Fractions of the Muse by Lawrence Cottrell


Fractions Of The Muse is the author’s belling of forgetting, that so long as this book exists so shall his muse not have been, to paraphrase Thomas Gray, a flower  born to blush unseen, a sweetness wasted on the desert air, but be wondered of, the poet’s resurrection song, a tribute to that gauntlet she was, to where, in the evening of each day, weary from his winging, he found her love awaiting…the unexpected gift of 130 seasons.


  • Kind: Perfectbound
  • Pages: 70
  • Language: English
  • Date Published: April 2024
  • ISBN 978-1-962847-08-7


Fractions of the Muse presents itself as a eulogy, offering “analecta” or excerpts of the poet’s late wife’s love, her virtues, and her life. Their memory is represented as offering the bereaved husband some consolation, especially in recalling that she had “known joy” in life, “when time was hers to braid.” Cottrell’s collection is at its heart, though, a lament, compelling and original. Unsure of how to face a future without his dearest companion, the poet recounts his sorrow in terms of how even the most quotidian things appear different in her absence. In this collection, to a greater extent than in some of his earlier work, Cottrell couches his feelings in elevated, often archaic diction, creating a prosody that casts his grief outside the ordinary and yet reminds us of the universality of loss—reminiscent, in this way, of the community of sorrow that all classic elegiac poetry creates. Despite such consolations as the memory of his loved one’s blowing a kiss to him when she was dying, the deepest consolations of this collection are in this aura of timelessness and in the music of  the poet’s phrasing, music that threads through even his bleakest passages. —EDWINA PENDARVIS

In Fractions of the Muse Larry Cottrell lifts his distinct and compelling poetic voice in a lamentation; an elegiac collection of poems written around the loss of a beloved friend, companion, lover, life partner.  Cottrell mourns deeply, and his sorrow is palpable but never hopeless.  In the poem remembering the date of death, he says in a remarkable insight, “For God, who in His blindness dreamt of us, awaits the poet’s hand…”.  The poet’s hand is his, and he uses it skillfully to negotiate the dark and treacherous path between grief and despair.   A beautiful and beautifully written tribute. —KIRK JUDD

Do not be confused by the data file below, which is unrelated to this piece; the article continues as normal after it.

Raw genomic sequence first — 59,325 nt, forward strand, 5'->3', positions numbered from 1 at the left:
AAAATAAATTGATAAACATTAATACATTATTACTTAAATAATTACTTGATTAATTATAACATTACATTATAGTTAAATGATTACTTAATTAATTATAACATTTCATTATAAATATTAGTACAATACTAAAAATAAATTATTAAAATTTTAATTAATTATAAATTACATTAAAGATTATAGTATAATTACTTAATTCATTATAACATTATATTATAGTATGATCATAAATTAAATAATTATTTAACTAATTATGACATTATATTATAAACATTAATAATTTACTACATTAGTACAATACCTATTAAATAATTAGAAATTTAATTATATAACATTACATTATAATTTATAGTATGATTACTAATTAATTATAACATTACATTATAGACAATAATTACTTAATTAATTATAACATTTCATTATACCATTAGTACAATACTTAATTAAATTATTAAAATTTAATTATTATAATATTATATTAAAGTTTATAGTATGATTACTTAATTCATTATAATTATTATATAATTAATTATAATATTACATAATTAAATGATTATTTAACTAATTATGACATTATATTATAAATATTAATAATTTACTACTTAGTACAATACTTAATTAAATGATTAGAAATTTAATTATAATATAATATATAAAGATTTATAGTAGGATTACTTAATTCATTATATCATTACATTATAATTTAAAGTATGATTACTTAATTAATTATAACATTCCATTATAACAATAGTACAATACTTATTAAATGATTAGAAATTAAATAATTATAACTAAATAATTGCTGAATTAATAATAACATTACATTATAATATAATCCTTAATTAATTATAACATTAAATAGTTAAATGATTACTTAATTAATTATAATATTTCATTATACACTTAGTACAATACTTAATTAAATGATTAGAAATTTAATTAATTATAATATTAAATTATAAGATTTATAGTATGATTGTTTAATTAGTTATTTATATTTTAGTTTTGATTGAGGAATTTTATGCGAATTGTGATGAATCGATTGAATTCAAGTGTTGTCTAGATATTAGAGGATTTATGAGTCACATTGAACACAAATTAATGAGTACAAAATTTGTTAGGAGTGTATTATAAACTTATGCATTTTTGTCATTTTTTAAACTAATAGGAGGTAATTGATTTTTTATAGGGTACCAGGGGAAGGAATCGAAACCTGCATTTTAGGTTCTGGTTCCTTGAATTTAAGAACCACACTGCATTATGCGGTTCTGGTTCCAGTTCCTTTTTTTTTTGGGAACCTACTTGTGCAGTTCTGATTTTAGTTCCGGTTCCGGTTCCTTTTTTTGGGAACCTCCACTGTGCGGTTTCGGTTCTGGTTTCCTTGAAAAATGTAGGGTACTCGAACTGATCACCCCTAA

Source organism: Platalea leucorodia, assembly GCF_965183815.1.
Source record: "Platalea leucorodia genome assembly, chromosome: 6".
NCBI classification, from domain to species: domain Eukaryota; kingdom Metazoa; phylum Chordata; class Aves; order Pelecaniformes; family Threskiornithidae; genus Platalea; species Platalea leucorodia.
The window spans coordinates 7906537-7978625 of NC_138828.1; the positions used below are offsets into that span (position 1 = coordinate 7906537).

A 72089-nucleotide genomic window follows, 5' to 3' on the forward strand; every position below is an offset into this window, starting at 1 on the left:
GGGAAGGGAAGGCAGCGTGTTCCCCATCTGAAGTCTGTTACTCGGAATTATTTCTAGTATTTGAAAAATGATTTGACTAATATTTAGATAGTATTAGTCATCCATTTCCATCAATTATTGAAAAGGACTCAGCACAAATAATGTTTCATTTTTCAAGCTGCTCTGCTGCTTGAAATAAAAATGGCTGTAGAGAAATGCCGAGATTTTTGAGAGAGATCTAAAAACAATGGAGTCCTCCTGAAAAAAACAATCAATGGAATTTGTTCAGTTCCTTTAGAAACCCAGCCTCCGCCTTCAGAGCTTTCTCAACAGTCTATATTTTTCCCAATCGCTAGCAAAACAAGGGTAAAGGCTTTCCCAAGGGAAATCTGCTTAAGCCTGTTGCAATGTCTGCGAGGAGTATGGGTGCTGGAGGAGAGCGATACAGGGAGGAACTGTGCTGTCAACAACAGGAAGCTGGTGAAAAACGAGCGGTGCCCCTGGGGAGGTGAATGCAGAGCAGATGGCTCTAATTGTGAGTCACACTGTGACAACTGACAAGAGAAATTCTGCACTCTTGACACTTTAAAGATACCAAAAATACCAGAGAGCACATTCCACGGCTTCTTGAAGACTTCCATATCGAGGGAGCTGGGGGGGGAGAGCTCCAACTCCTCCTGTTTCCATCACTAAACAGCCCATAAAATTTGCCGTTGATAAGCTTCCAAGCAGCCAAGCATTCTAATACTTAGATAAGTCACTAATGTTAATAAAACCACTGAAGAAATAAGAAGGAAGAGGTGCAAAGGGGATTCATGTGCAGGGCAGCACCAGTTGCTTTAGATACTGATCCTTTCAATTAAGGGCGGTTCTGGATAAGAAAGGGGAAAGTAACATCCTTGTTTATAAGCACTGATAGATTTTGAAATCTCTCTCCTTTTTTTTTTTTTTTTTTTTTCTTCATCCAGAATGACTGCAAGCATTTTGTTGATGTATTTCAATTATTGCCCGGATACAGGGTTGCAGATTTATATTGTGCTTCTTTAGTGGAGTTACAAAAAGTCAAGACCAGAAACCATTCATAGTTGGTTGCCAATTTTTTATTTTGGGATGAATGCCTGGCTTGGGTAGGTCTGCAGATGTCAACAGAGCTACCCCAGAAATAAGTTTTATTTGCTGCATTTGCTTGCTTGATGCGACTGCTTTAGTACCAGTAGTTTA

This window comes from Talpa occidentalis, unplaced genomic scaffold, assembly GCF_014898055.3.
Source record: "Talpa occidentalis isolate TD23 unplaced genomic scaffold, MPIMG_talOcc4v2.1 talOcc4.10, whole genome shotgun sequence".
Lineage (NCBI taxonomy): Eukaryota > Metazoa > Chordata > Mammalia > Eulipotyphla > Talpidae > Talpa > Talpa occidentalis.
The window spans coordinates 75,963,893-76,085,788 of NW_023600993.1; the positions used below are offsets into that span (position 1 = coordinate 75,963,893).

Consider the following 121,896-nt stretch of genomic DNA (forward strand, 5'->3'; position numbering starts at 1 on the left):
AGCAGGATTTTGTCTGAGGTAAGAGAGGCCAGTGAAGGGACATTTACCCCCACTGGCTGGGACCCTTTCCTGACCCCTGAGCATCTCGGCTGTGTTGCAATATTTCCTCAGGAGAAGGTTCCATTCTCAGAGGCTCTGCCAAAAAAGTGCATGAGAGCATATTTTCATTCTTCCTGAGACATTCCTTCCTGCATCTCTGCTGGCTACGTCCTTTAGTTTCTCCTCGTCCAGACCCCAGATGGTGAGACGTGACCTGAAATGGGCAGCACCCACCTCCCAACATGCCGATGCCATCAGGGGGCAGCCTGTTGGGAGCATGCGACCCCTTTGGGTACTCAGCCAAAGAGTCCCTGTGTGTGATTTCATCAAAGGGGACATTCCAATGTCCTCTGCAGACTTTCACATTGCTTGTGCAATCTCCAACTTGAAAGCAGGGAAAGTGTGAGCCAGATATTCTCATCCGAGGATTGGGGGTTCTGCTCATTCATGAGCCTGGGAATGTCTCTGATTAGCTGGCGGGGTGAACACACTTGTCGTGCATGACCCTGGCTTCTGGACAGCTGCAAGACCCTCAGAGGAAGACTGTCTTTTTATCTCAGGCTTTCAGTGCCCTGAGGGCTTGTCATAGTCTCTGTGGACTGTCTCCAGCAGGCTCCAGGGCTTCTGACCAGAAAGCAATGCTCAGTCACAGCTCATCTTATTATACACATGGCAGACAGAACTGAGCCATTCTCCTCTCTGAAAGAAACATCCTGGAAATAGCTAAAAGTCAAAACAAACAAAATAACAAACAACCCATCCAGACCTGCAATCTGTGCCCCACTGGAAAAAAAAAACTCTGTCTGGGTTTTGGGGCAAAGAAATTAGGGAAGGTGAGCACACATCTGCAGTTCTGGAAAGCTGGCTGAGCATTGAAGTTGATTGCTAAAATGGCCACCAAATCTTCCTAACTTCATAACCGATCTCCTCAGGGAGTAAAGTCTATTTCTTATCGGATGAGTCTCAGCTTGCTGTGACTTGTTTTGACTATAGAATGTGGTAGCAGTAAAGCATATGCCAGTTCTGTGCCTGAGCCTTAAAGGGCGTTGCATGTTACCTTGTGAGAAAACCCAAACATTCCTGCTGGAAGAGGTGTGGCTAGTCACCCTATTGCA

In shortening days and chill nights, asters blow ’midst
Fading coneflowers and ironweed, elfin blooms bearing
news of winter’s nearness…
Completed oath of spring, life’s obdurate will awaiting

…last poem here, my autumn soul come at last upon
Where bend old worlds away into the new, now’s setting
sun coda of our song…
Dusks no more our side by side of dreaming, mere hush’
of stars, sickle moons,

sky na else than pathless peekaboo.

Time has no excuse without the girl, her yoo-hooing at
my transits through her door,

who knowing me ought not have loved but did…
dread where once vivat…

My heart’s motion exiled to archipelago of barren isles

screams of wandering albatrosses —


Lawrence Cottrell lives with his memories in an old folks high-rise beside Coal River, Saint Albans, West Virginia. He walks four miles each day, glances occasionally at his college degrees on the wall, or the urn filled with her ashes on a whatnot, while sunlight plays along his ceiling, or rain, unable to wash away his sins, settles for wetting his balcony. A coda as whimper, not tempest, that place from which senescence watches the boy it was, from, as it were, the cheap seats, from which wisdom can give to its past no more than fortune’s vow of silence.

Additional information

Weight 5 oz
Dimensions 9 × 6 × .25 in